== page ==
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LOS ANGELES-”It’s not the bonuses of AIG that’s the problem, or the gigantic salaries on Wall Street, or the commercial real estate gains, it’s the lack of balance in the system.” So said Thomas Barrack Jr., founder, chairman & CEO of Colony Capital LLC, when discussing how we got to where we are during his luncheon keynote at the 2009 USC Gould School of Law Real Estate Law and Business Forum, held Wednesday at the Millenium Biltmore Hotel in Downtown Los Angeles.

Barrack Jr. explained that the way to get the train moving again is not by blaming people.Congress is lashing the banks for lending to those who shouldn’t have borrowed, he explained. “It’s not anyone’s fault,” he said, “it’s a cycle…it’s not real estate’s fault or the financial world’s fault, it’s everybody’s fault.”

The way to thrive in the worst of times is to give up the past, he explained, noting that everyone’s goal is to survive in order to take advantage of the opportunity. “Give up the expectations you had…they are all wrong, and the people who adapt will be in the middle of the greatest distribution of wealth we have ever seen in history,” Barrack Jr. said.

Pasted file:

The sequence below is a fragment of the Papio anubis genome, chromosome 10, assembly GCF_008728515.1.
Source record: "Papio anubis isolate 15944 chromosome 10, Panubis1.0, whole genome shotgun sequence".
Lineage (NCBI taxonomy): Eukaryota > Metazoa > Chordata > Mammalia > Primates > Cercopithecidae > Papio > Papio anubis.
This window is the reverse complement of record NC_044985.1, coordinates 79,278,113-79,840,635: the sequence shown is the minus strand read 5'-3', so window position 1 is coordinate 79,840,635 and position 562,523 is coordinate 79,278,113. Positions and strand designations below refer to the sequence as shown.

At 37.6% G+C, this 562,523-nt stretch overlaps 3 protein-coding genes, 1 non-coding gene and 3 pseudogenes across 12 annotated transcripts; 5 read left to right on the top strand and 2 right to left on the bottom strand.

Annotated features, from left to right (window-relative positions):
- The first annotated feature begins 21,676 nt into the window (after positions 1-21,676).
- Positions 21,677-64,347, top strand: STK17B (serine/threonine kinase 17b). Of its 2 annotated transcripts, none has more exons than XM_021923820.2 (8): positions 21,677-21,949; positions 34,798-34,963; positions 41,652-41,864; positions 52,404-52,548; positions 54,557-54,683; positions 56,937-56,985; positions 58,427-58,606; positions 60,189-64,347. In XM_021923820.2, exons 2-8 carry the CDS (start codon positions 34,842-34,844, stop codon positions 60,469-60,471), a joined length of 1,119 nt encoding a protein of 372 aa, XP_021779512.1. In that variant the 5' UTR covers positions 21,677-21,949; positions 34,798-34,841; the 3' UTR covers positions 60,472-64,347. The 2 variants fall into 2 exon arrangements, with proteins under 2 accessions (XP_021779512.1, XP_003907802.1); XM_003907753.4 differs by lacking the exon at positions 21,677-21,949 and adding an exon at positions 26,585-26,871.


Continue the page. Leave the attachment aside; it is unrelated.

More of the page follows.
On a bad note, Barrack Jr. explained that in his opinion, “the effect on commercial real estate hasn’t even been felt yet.” The beginning of the end, he added, is to “fix the banks.”

His suggestion to move back to the “good life” is to “embrace the programs set forth to help the economy, embrace the administration, work with them, deal with them, there is so much opportunity out there.”

The conference was packed with panels, many focused on capital, such as a panel titled, “Buddy Can You Spare a Dime?” How, From Whom and in What Form will Debt Capital be Available in the Next Five Years? That panel featured several top speakers, including Dean Papas, a partner in Goodwin Procter’s Business Law Department and a member of the Real Estate, REITs & Real Estate Capital Markets Group, who noted “we’ve been helping a lot of clients with modifying loans.” Papas added that even clients who are considered to have financial strength and are highly regarded, “they are still getting hit when they go back to modify these loans.”

Fellow panelist Kenneth W. Swenson, division counsel of Real Estate Banking & Special Assets for Bank of America, noted that “95% of our workout stuff is homebuilders and condominium projects.”

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